We report spatiotemporal evolution of emission and absorption signatures of Al species in a nanosecond (ns) laser-produced plasma (LPP). The plasmas were generated from an Inconel target, which contained ∼ 0.4 wt. % Al, using 1064 nm, ≈ 6 ns full width half maximum pulses from an Nd:YAG laser at an Ar cover gas pressure of ≈ 34 Torr. The temporal distributions of the Al I (394.4 nm) transition were collected from various spatial points within the plasma employing time-of-flight (TOF) emission and laser absorption spectroscopy, and they provide kinetics of the excited state and ground state population of the selected transition. The emission and absorption signatures showed multiple peaks in their temporal profiles, although they appeared at different spatial locations and times after the plasma onset. The absorption temporal profiles showed an early time signature representing shock wave propagation into the ambient gas. We also used emission and absorption spectral features for measuring various physical properties of the plasma. The absorption spectral profiles are utilized for measuring linewidths, column density, and kinetic temperature, while emission spectra were used to measure excitation temperature. A comparison between excitation and kinetic temperature was made at various spatial points in the plasma. Our results highlight that the TOF measurements provide a resourceful tool for showing the spatiotemporal LPP dynamics with higher spatial and temporal resolution than is possible with spectral measurements but are difficult to interpret without additional information on excitation temperatures and linewidths. The combination of absorption and emission TOF and spectral measurements thus provides a more complete picture of LPP spatiotemporal dynamics than is possible using any one technique alone.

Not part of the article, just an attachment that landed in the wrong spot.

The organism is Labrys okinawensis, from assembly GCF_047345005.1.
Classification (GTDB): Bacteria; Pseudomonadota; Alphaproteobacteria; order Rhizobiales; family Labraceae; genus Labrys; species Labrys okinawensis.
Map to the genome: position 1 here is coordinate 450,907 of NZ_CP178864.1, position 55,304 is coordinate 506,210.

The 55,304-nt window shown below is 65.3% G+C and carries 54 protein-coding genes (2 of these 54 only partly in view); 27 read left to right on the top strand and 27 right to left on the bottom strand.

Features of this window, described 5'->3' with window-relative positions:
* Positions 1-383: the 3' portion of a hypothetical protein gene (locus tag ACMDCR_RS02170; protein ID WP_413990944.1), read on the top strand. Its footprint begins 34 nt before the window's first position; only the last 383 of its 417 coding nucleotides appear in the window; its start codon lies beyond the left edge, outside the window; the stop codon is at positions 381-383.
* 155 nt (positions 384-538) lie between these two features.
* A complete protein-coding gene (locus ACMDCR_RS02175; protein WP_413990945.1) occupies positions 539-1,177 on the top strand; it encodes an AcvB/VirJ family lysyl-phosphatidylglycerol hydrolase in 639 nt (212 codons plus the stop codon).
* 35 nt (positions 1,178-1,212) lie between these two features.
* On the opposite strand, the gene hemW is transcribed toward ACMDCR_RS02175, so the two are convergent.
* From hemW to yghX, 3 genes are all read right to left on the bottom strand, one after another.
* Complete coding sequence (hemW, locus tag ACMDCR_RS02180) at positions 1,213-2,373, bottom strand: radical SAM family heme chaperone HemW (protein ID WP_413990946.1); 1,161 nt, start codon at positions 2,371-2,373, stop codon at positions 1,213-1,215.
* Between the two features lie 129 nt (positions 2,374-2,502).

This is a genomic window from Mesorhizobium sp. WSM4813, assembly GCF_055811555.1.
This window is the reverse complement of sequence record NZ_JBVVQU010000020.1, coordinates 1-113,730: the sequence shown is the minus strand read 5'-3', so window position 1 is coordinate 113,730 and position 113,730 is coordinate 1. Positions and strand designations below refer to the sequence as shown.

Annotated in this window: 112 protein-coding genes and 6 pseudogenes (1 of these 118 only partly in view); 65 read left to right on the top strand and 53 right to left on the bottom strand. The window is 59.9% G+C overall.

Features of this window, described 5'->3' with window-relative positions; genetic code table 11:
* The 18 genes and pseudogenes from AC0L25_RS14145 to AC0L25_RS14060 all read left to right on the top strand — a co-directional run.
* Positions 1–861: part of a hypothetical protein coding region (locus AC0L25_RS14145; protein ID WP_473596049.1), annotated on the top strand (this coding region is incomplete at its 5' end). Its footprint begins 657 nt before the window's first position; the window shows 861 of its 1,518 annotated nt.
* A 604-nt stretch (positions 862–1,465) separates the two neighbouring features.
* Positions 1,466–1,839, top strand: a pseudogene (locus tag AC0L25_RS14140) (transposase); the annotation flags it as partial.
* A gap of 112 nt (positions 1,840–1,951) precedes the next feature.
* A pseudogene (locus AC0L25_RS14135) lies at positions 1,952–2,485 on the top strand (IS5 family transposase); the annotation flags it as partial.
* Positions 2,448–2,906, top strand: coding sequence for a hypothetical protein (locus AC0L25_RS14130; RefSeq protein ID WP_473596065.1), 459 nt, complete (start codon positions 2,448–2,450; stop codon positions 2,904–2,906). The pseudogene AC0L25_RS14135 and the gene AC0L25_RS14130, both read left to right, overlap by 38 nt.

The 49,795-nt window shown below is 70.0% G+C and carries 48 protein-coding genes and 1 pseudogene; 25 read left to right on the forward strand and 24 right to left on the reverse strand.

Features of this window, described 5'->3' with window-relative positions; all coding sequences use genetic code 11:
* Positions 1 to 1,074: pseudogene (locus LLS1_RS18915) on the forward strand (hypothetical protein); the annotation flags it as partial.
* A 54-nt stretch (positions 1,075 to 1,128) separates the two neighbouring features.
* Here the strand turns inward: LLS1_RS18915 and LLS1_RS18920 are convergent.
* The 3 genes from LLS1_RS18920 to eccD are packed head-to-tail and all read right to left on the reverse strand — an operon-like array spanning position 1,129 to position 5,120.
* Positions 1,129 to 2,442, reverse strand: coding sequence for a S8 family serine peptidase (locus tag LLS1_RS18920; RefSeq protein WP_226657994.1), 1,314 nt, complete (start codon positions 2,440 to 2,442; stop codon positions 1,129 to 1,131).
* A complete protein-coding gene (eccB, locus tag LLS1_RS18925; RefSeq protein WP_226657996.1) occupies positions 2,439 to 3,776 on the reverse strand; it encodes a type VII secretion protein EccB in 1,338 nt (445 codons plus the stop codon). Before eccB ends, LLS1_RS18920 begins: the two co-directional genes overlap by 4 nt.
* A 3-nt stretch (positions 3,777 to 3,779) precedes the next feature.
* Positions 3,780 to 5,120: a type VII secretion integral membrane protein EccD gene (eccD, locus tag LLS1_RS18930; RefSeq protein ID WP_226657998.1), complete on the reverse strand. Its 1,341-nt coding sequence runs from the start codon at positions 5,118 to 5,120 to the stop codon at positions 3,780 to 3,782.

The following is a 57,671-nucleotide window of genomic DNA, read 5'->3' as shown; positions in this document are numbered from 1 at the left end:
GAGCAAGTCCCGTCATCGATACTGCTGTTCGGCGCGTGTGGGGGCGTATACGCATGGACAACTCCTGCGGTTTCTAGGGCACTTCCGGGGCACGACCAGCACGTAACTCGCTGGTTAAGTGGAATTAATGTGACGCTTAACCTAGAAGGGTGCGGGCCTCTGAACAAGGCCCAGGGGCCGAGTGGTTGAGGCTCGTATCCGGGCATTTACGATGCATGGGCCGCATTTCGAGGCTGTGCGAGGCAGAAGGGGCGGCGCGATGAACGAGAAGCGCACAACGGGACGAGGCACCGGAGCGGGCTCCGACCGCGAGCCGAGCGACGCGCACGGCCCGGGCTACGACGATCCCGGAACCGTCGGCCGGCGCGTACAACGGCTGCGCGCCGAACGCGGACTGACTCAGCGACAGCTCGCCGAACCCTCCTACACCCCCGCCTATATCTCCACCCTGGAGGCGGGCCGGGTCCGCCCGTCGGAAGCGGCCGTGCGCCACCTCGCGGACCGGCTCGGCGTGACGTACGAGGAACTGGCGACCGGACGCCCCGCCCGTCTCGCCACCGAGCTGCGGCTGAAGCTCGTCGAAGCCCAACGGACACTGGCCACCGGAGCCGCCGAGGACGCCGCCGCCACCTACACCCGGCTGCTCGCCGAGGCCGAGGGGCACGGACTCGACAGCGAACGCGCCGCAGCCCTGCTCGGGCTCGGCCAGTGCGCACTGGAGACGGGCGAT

ASJC Scopus subject areas
- General Physics and Astronomy